|Ionized gas in the halos of edge-on, starburst galaxies: Data and results|
We present narrowband H-alpha and broadband R images, as well aslong-slit spectra oriented along the minor and major axes of a sample ofabout 50 edge-on (a/b greater than or equal to 2), infrared-warm(S60 microns/S100 microns greater than 0.04),infrared-bright S60 microns greater than or equal to 5.4 Jygalaxies. The infrared luminosity of the sample ranges over1010 - 1012 solar luminosity. The spatiallyresolved spectroscopy includes the measurement of velocity relative tothe nuclear velocity, full width at half-maximum, total integrated fluxin the profile (for those spectra taken under photometric conditions)for the lines (N II) lambda lambda 6548, 6583, (O I) lambda 6300,H-alpha, and (S II) lambda lambda 6716, 6713 and line ratios as afunction of slit position along both the major and minor axes. Theresolution of the spectra are between about 3 and 5 A. The spectroscopicdata are presented for 5 bins along each axis -- a nuclear bin that is asum of the CCD rows that cover the half-light diameter centered on thenucleus of the galaxy, two near-nuclear bins which are sums of the CCDrows that cover from one to two half-light radii on each side of thenucleus, and two off-nuclear bins which are sums of the rows at nucleardistances greater than two half-light radii on each side of the nucleus.Additionally, we present recession velocities, nuclear line asymmetries,rotation speeds, minor axis velocity shears, H-alpha luminosities,R-band absolute magnitudes, minor axis H-alpha `excess' and effectiveradii of the galaxies in h-alpha and the R continuum. We deferdiscussion of the properties of the emission-line gas and theircorrelation with the infrared properties of this sample of galaxies to alater paper and limit ourselves to a presentation of the data andanalysis.
|The Catalog of Southern Ringed Galaxies|
The Catalog of Southern Ringed Galaxies (CSRG) is a comprehensivecompilation of diameters, axis ratios, relative bar position angles, andmorphologies of inner and outer rings, pseudorings, and lenses in 3692galaxies south of declination -17 deg. The purpose of the catalog is toevaluate the idea that these ring phenomena are related to orbitalresonances with a bar or oval in galaxy potentials. The catalog is basedon visual inspection of most of the 606 fields of the Science ResearchCouncil (SRC) IIIa-J southern sky survey, with the ESO-B, ESO-R, andPalomar Sky surveys used as auxiliaries when needed for overexposed coreregions. The catalog is most complete for SRC fields 1-303 (mostly southof declination -42 deg). In addition to ringed galaxies, a list of 859mostly nonringed galaxies intended for comparison with other catalogs isprovided. Other findings from the CSRG that are not based on statisticsare the identification of intrinsic bar/ring misalignment; bars whichunderfill inner rings; dimpling of R'1pseudorings; pointy, rectangular, or hexagonal inner or outer ringshapes; a peculiar polar-ring-related system; and other extreme examplesof spiral structure and ring morphology.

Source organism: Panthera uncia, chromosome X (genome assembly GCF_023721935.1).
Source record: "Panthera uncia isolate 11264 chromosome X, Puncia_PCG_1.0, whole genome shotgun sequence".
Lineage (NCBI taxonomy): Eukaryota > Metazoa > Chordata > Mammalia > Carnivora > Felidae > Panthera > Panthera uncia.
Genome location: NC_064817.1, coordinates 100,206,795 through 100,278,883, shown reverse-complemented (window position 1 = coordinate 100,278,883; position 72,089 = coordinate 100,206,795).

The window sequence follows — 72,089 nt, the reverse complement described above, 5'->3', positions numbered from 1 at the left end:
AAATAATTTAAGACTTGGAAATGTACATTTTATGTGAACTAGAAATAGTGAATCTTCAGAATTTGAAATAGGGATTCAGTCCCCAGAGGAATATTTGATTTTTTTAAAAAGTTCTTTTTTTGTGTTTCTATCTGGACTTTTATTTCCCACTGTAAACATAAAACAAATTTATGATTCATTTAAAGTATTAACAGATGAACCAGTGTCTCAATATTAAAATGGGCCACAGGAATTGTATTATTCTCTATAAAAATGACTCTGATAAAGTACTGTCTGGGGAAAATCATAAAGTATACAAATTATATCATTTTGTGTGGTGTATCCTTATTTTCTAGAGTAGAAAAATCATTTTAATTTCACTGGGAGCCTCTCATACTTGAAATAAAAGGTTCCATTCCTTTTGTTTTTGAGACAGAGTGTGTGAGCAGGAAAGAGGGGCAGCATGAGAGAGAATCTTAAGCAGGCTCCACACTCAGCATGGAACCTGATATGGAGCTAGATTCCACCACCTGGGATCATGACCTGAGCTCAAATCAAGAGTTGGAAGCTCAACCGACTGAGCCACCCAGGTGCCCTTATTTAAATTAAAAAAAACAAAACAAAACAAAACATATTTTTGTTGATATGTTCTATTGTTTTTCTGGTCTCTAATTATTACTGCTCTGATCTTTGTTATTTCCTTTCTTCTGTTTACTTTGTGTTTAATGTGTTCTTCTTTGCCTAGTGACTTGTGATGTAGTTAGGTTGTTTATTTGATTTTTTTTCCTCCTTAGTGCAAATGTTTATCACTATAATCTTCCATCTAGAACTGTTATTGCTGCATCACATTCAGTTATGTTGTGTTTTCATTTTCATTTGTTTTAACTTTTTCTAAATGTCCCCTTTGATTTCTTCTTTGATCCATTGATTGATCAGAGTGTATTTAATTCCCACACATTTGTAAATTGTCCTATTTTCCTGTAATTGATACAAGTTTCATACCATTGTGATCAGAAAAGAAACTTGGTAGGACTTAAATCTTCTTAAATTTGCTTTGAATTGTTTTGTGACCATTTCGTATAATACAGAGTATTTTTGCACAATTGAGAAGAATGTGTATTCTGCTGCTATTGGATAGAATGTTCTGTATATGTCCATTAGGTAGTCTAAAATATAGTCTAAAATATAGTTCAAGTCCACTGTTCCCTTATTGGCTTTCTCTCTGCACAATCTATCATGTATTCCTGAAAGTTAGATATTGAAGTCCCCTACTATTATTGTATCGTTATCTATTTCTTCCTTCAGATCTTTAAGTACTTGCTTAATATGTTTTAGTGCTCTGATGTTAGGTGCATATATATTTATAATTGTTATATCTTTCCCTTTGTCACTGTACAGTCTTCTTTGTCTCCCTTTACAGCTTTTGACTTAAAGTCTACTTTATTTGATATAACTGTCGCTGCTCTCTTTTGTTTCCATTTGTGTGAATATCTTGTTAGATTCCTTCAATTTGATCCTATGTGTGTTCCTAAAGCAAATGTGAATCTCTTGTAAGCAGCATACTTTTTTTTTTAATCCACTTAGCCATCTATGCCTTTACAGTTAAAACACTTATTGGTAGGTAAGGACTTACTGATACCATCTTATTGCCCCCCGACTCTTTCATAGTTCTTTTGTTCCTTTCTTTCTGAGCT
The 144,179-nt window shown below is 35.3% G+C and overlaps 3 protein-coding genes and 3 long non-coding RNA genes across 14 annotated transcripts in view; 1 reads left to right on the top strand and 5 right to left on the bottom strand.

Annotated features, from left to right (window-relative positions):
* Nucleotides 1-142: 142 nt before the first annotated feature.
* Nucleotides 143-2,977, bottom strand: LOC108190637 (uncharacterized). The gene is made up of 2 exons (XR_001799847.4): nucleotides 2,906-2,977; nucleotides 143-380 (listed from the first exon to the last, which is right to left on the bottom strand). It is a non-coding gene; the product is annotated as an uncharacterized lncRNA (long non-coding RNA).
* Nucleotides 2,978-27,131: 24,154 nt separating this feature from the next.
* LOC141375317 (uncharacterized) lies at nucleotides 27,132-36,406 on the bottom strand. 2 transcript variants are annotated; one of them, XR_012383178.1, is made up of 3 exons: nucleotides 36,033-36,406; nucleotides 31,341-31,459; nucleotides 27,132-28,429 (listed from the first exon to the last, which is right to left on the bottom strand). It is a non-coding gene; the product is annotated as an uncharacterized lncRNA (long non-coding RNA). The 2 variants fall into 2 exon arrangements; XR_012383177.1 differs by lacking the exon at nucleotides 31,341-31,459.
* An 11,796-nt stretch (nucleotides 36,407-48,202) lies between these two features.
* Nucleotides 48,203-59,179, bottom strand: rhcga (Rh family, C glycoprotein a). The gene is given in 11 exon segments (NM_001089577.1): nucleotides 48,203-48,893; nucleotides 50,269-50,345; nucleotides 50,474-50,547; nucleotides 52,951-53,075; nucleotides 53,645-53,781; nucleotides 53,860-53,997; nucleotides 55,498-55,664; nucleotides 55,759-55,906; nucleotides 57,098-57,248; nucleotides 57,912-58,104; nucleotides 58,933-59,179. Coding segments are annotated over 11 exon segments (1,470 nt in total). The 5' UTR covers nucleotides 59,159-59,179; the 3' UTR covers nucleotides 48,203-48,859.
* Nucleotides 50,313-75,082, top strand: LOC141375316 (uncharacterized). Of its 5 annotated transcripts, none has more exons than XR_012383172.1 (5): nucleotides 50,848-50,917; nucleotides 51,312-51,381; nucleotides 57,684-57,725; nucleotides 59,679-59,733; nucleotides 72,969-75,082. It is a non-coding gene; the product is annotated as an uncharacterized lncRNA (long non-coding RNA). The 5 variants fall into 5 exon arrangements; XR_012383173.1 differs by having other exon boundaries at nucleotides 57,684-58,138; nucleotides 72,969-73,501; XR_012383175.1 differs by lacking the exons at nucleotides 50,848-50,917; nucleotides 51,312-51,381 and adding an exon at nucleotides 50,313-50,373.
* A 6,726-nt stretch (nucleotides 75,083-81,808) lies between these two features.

|The IRAS Bright Galaxy Survey - Part II: Extension to Southern Declinations (delta ~< -30), and Low Galactic Latitudes (f<|b|=30 degrees)|
Complete IRAS Observations and redshifts are reported for all sourcesidentified in the IRAS Bright Galaxy Survey-Part II (hereafter referredto as BGS_2_). Source positions, radial velocities, optical magnitudes,and total flux densities, peak flux densities, and spatial extents at12, 25, and 100 ,microns are reported for 288 sources having 60 micronflux densities > 5.24 Jy, the completeness limit of the originalBright Galaxy Survey [Soifer et al., AJ, 98,766(1989)], hereafterreferred to as BGS_1_. These new data represent the extension of theIRAS Bright Galaxy Survey to southern declinations,δ<~-30^deg^, and low Galactic latitudes,5^deg^<|b|<30^deg^. Although the sky coverage of the BGS_2_ (~19935 deg^2^) is 37% larger than the sky coverage of the BGS_1_, thenumber of sources is 8% smaller due primarily to large scale structurein the local distribution of galaxies. Otherwise, the sources in theBGS_2_ show similar relationships between number counts and flux densityas observed for the 313 sources in the BGS_1_. The BGS_2_ along with theearlier BGS, represents the best sample currently available for definingthe infrared properties of galaxies in the local (z <~ 0.1) Universe.
|The extended 12 micron galaxy sample|